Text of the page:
England: Coastal Exmoor – 5 nights
A literary landscapeBack to Routes
Looking back to Lynton
Porlock Weir (photo: S Milne)
Lush greens of the East Lyn valley
Dunster with its medieval castle
Spring lambs (photo: P Simnett)
Tiny Culbone Church
Castle Rock guards the Valley of the Rocks
Gallox Bridge leads to journey's end
At a glance
5 nights (4 days walking) - missing the walk from Combe Martin to Heddon's Mouth. We recommend extra nights in Lynton or Lynmouth and/or Dunster.
Dog-friendly with alternative accommodations.
How much walking?
Full days: 11-22km per day, 3-6 hrs walking
Using shortening options: 8-14km per day, 3-4 hrs
A literary landscape
In contrast to the more crowded sections of the South West Coast Path, the part along the North Devon and Somerset coasts is not only quieter but of quite a different character, and we at On Foot Holidays have taken the opportunity of adding some lovely inland stretches not normally included. The result is a magical combination of coastal walking (including the highest point on the South West Coast Path), Exmoor itself, cosy villages and some striking literary connections.
This is Lorna Doone country – the heroine of R D Blackmore’s Exmoor-set melodrama – so prepare the hankies. You can visit the church she married in, as well as other places connected with her tale, and much of the second half of the walk uses the Coleridge Way (named for the English Romantic poet who made his second home in this area).
The 5-night version starts with a night at the railhead of Barnstaple, where you can settle in, have a look at the interesting centre and have a good supper to prepare yourself for the next day’s walking. Following a transfer, start from the secluded valley of Heddon’s Mouth via a day of coastal walking to the twin towns of Lynton and Lynmouth, linked by a venerable cliff railway. This is followed by a stretching circuit taking in Foreland Point, Countisbury Church and the beauty spot of Watersmeet on the East Lyn river. Then Lorna’s day to Porlock Weir, surely one of the prettiest ports in the region – maybe an oyster supper? – and finally a long walk over the north slopes of Dunkery Beacon to historic Dunster, with its unmissable castle, High Street and a range of eateries. Your holiday should end (we recommend) with a trip on the privately run West Somerset Railway to (almost) Taunton, and home.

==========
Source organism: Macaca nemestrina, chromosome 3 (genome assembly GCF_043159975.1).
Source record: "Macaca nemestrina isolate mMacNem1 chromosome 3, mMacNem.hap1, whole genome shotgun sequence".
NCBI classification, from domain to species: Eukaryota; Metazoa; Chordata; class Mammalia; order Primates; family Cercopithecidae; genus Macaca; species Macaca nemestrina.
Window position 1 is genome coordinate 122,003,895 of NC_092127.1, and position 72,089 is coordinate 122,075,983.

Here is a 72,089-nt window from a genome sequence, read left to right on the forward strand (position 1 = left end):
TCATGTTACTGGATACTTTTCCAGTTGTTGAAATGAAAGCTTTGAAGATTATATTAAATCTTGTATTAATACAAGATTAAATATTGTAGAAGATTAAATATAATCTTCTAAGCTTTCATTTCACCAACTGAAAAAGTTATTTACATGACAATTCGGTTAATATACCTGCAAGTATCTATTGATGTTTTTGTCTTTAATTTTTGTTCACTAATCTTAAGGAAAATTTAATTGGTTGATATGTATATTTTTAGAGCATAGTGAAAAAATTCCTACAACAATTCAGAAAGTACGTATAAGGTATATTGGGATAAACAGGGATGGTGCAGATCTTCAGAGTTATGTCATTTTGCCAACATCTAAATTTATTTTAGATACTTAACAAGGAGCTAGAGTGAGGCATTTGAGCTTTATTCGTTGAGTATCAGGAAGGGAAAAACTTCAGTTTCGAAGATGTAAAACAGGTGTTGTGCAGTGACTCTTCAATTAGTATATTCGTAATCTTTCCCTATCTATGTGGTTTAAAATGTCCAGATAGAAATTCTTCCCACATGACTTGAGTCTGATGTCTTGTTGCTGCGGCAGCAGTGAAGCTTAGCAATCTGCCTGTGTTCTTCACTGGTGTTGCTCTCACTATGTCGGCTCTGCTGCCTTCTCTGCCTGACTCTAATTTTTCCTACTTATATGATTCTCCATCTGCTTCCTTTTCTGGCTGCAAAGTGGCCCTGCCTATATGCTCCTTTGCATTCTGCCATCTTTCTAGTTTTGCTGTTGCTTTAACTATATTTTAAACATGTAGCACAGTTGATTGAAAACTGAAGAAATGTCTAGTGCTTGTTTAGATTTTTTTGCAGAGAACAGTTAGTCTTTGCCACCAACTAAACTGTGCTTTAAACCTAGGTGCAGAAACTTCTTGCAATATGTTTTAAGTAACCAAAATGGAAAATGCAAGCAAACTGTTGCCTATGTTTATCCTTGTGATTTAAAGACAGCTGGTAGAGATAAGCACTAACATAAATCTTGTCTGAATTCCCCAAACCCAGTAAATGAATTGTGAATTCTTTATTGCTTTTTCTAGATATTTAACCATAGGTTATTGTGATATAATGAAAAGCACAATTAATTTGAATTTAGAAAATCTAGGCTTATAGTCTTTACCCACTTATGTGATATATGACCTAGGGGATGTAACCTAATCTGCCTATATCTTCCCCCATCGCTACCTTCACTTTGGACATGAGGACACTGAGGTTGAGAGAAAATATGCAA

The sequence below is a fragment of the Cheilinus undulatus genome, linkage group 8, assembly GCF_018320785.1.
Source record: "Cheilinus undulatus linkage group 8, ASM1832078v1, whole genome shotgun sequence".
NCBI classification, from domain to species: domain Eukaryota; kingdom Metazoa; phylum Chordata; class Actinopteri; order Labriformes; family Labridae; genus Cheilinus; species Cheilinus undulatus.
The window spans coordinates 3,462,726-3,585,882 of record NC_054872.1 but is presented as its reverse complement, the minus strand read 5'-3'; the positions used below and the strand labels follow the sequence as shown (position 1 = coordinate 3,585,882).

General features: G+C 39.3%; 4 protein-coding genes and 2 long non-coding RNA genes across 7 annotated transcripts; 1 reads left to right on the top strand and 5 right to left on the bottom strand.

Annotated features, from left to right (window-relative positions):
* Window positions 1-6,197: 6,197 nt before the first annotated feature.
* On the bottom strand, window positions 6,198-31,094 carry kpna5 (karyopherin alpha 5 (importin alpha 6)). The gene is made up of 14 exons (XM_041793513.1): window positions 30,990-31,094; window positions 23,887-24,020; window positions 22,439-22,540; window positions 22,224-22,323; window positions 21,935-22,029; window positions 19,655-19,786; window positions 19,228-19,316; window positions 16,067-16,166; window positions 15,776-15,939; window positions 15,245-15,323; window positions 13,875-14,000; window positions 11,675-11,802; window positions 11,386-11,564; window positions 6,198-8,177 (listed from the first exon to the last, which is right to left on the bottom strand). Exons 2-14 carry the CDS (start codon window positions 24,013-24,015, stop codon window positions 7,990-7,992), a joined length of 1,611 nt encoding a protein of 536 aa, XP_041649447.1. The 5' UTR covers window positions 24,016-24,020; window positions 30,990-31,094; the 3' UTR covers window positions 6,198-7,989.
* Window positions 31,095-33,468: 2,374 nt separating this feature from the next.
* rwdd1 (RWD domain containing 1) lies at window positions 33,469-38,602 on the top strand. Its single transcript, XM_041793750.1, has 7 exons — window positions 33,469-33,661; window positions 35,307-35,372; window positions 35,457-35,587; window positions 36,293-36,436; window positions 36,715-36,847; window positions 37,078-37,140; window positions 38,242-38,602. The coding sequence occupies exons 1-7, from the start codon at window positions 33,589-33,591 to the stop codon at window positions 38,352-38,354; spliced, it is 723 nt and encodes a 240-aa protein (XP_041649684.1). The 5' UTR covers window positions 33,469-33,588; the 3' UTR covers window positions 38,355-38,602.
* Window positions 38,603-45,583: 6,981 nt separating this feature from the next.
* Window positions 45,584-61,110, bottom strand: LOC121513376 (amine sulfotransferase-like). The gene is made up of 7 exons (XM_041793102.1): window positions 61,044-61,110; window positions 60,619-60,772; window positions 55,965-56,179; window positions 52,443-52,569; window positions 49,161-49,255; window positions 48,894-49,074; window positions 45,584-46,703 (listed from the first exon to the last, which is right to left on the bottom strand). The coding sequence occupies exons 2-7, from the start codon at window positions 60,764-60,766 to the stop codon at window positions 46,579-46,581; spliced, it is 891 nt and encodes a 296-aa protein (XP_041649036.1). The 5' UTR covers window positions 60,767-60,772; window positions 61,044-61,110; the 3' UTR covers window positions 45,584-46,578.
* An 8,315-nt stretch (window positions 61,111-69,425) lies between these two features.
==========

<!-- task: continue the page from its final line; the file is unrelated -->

Walked by On Foot staff: Simon, Andy and Debbie
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- Variety of coastal walking and wide views
- Traditional villages and a taste of the moors
- Literary connections – Lorna Doone and Coleridge
- Lynmouth and the story of the Flood
- Picturesque Porlock Weir
- Historic Dunster – a great end to your walk
This route features the following characteristics and interests: Coast, Villages and farms, Dog friendly, History
Extra nights in Lynmouth/Lynton.
An extra night in Dunster to give time for exploring the Castle there and the many tea rooms... undoing all the good of the previous days' walking!
How much Walking?
Using shortening options: 8-14km per day, 3-4 hrs
Generally the signage is very good (following the South West Coast Path acorn and Coleridge Way plume). The highest point on the coast is Great Hangman (between Combe Martin and Heddon’s Mouth) at 318m; high point on the route as a whole is between Lynmouth and Porlock Weir at 400m. Some parts of the coast path between Combe Martin and Lynton may worry the acrophobic. Paths and tracks, some quiet asphalt.
Medium-hard: average cumulative uphill stretches (CUSs) 625m (450m-850m) per day.
GPX file available for handheld GPS or smartphone App for complete route.
Important note: Times given for each day are walking times for an “average” walker and exclude stops. “CUSs” stands for “Cumulative Uphill Stretches” and measures the aggregated ascents in each day, expressed in metres of climb. See “Walk Grading” for more information.
When to go?
The best months to walk: April, May, June, September, October.